This situation frequently led to fractious conversations between us volunteers and the staff – me asking for a towel, and them refusing. I get the impression the staff saw us as decadent, wasteful Westerners, and while there’s a fair bit of truth to that,  these are orphans who have no family, schooling or toys.  Would it have been so hard to give them a comfortable wash in the morning?

Once or twice, the younger kids would be handed to me to dry having not been washed properly by the staff. This was particularly true of the toddlers and disabled children. I found one of the carers holding a disabled 2-year old at arm’s length with a sneer of disgust on her face, before handing him to to dry. He had soiled his nappy and she hadn’t bothered to clean him properly. I wanted, to use some charming Scottish parlance, to skelp her. I had to remind myself that the workers themselves received very low wages, with a standard of living far below my own, so it was a bit rich of me to judge them.

This was a common occurrence for me – tied up in Western guilt over conduct I felt showed a complete lack of compassion or humanity, while trying to remind myself that I was there to help, not to judge. As an example, one of the women would threaten and  hit the children with a wooden stick as a means of chastisement. They weren’t physically bruised or damaged afterwards, but they were cowed and scared, and it broke my heart.

Orphan drop box - how some of the kids arrived.

Orphan drop box – how some of the kids arrived.

Orphanage life

Returning to he daily routine: after washing, it was playtime, my favourite part of the day. There were limited toys in the orphanage, but we would play games with the older kids, and sit with the younger ones on our knees. I should have said – as far as  Sankalp was concerned, that was the volunteers’ main role – to give affection to the kids. Around six of the kids were sponsored, and therefore went to school. The rest didn’t attend school, despite India’s universal right to education act. You need a birth certificate to gain admittance to many schools, which in practical terms excludes many orphans.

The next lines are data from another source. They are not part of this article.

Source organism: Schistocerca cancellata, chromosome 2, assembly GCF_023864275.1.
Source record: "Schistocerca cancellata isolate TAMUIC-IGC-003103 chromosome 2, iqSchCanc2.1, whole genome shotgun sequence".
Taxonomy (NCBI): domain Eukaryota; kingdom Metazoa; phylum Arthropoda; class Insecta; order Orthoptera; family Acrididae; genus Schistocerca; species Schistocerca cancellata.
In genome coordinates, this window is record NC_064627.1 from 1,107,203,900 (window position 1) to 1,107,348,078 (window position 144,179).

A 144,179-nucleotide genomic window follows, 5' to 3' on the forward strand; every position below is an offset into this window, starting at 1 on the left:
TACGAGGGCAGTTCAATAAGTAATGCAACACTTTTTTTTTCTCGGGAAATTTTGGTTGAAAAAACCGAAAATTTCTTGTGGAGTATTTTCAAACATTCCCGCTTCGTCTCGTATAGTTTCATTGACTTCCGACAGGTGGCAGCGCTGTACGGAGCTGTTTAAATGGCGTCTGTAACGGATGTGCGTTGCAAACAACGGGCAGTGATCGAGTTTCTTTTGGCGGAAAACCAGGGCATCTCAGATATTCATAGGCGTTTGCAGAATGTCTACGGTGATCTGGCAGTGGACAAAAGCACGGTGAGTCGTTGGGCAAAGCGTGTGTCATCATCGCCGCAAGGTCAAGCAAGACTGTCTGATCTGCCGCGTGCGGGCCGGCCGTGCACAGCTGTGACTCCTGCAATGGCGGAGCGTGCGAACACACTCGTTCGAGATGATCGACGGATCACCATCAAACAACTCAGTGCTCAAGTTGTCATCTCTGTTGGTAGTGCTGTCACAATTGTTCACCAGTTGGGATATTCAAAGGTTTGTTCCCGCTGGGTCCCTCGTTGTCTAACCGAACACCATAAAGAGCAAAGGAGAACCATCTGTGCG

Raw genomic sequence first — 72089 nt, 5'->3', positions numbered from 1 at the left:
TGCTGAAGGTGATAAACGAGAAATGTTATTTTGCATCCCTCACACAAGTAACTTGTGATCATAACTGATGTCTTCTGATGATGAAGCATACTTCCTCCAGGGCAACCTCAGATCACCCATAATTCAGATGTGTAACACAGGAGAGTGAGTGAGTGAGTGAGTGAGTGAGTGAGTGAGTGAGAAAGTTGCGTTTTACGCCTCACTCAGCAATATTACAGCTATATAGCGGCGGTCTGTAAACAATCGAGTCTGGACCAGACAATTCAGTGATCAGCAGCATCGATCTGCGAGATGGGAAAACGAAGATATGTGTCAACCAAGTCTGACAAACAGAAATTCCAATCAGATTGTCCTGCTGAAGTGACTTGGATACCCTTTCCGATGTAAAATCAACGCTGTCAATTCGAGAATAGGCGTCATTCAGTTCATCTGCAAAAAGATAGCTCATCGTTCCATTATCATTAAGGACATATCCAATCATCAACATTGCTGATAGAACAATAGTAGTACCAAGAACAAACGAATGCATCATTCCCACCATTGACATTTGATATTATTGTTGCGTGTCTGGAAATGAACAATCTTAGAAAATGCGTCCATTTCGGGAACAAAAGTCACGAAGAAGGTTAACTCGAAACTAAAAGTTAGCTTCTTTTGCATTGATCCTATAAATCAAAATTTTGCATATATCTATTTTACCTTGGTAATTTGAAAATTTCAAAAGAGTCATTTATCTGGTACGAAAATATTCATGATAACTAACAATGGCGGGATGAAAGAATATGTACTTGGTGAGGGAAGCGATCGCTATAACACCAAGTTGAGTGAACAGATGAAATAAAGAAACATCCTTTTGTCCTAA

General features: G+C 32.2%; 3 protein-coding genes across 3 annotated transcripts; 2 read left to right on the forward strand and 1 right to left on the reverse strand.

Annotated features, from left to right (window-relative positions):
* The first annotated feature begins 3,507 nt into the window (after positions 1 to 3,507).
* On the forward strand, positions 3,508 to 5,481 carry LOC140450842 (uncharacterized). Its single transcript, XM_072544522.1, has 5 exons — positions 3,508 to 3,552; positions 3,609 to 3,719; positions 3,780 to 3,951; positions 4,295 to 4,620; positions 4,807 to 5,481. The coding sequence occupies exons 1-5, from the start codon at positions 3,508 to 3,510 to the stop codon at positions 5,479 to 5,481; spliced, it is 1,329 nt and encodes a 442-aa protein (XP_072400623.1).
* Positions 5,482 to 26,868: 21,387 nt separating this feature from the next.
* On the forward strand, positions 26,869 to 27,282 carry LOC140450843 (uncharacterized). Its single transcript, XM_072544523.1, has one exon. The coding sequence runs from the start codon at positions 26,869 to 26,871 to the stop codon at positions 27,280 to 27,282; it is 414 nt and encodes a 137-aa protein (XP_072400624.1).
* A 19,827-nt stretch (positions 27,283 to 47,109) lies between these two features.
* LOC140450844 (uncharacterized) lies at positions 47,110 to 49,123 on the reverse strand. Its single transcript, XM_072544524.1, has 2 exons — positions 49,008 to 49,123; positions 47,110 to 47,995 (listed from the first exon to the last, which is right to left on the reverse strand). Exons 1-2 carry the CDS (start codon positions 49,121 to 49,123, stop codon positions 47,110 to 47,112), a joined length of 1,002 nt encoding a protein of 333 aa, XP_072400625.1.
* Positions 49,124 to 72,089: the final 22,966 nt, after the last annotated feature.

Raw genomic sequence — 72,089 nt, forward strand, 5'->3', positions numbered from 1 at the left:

One little boy had TB, so he was kept apart from the others (somewhat inconsistently, some, but not all of the time). One of the girls I volunteered with – a tiny, big-hearted Aussie girl – was desperate to hug him, but she hadn’t been immunised against TB. She hated to see him excluded, and unable to understand why. If I was to make a criticism of Sankalp, it would be not telling the volunteers in advance that could be exposed to kids with diseases such as TB (and Hepatitis).

Having re-read the above, I feel I’ve painted a bleak picture of the orphanage, and it’s not my intention here to criticise it. It gives these kids a roof over their heads, relative stability and plenty of food. It’s trying to give them a chance in life, or at the very least, to preserve them from immediate poverty. That said, the lack of education opportunities for these kids makes me so frustrated and depressed. I played a counting game with a little boy who was innately so quick, yet he’ll grow up illiterate. For girls, the outlook is even more bleak. There was a courtyard under the orphanage where some older orphans, (young women really) lived. Without a dowry, they’re looking at marriage to someone coming to the orphanage looking for a wife. And without education, they’re wholly reliant on their looks and domestic skills. As someone a bit obsessed with gender equality, all of this was hard for me to take.